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Forsthofer, Michael; Schutte, Michael; Luksch, Harald; Kohl, Tobias; Wiegrebe, Lutz and Chagnaud, Boris P. (2021): Frequency modulation of rattlesnake acoustic display affects acoustic distance perception in humans. In: Current Biology, Vol. 31, No. 19: 4367-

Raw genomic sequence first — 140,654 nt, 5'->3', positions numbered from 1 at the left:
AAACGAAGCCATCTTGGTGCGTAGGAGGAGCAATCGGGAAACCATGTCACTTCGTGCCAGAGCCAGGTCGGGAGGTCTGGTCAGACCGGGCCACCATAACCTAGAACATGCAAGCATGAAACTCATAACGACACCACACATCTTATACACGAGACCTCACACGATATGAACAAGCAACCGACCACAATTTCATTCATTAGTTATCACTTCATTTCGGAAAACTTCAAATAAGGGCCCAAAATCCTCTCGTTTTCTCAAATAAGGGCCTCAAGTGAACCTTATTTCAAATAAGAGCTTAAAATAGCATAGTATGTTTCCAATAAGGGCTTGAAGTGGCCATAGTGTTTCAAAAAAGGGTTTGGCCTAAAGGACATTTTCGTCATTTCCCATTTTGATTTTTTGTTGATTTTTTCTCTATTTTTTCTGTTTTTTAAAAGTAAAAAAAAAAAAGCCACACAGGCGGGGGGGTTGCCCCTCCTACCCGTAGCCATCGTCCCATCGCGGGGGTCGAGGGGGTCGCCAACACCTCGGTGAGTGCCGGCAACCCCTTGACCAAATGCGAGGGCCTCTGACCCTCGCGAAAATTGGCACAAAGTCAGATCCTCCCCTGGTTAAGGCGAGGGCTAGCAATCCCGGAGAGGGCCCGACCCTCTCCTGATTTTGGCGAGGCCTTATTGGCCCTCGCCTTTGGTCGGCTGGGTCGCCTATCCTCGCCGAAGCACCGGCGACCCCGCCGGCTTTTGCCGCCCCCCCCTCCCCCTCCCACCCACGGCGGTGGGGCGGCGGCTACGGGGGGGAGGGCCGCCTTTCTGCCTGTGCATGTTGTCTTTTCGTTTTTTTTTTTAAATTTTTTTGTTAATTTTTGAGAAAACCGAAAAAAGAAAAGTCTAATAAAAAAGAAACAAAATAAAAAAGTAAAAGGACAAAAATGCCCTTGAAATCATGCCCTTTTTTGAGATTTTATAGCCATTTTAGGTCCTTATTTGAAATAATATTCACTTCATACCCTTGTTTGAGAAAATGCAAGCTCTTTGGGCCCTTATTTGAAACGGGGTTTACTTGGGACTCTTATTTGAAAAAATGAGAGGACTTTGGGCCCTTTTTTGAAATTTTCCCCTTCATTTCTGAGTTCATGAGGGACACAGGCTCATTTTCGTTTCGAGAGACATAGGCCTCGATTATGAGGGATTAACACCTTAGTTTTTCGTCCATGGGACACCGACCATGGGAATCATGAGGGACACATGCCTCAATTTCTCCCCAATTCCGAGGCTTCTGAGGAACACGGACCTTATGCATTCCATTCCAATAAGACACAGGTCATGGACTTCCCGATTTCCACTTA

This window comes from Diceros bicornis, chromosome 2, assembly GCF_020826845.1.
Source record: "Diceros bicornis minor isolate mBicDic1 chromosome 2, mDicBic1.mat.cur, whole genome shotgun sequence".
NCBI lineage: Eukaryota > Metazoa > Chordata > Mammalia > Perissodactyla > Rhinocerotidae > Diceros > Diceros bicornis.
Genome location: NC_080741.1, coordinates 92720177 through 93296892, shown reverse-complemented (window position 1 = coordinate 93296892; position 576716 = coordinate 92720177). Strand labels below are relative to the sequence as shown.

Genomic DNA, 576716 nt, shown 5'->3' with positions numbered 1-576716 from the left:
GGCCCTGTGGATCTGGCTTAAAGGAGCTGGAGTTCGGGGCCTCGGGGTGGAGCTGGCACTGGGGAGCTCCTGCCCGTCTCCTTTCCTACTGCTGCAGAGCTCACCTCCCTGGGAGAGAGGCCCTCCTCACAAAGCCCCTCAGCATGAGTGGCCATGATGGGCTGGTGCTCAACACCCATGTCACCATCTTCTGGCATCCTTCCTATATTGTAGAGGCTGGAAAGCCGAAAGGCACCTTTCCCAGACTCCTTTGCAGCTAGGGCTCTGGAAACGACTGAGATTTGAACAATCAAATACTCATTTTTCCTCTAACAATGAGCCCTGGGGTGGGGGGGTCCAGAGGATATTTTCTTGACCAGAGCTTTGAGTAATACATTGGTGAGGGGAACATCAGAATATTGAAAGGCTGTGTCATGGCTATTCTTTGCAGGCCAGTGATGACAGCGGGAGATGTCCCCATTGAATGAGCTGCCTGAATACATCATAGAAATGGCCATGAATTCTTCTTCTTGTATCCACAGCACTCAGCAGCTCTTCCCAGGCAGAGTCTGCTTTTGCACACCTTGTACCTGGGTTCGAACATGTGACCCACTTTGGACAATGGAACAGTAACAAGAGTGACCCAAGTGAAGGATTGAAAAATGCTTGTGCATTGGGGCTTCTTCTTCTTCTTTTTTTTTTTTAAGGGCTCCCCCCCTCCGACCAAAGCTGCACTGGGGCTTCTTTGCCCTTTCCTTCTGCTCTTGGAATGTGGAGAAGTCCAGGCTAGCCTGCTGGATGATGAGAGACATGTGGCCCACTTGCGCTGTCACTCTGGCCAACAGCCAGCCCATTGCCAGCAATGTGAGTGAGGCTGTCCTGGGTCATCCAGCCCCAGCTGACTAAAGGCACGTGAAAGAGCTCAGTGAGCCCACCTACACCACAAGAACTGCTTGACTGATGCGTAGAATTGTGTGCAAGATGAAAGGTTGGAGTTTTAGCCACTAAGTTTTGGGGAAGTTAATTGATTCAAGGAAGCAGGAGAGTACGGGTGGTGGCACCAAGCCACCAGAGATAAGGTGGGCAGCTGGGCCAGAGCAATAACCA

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The estimation of one's distance to a potential threat is essential for any animal's survival. Rattlesnakes inform about their presence by generating acoustic broadband rattling sounds.(1) Rattlesnakes generate their acoustic signals by clashing a series of keratinous segments onto each other, which are located at the tip of their tails.(1-3) Each tail shake results in a broadband sound pulse that merges into a continuous acoustic signal with fast-repeating tail shakes. This acoustic display is readily recognized by other animals(4,5) and serves as an aposematic threat and warning display, likely to avoid being preyed upon.(1,6) The spectral properties of the rattling sound(1,3) and its dependence on the morphology and size of the rattle have been investigated for decades(7-9) and carry relevant information for different receivers, including ground squirrels that encounter rattlesnakes regularly.(10,11) Combining visual looming stimuli with acoustic measurements, we show that rattlesnakes increase their rattling rate (up to about 40 Hz) with decreasing distance of a potential threat, reminiscent of the acoustic signals of sensors while parking a car. Rattlesnakes then abruptly switch to a higher and less variable rate of 60-100 Hz. In a virtual reality experiment, we show that this behavior systematically affects distance judgments by humans: the abrupt switch in rattling rate generates a sudden, strong percept of decreased distance which, together with the low-frequency rattling, acts as a remarkable interspecies communication signal.

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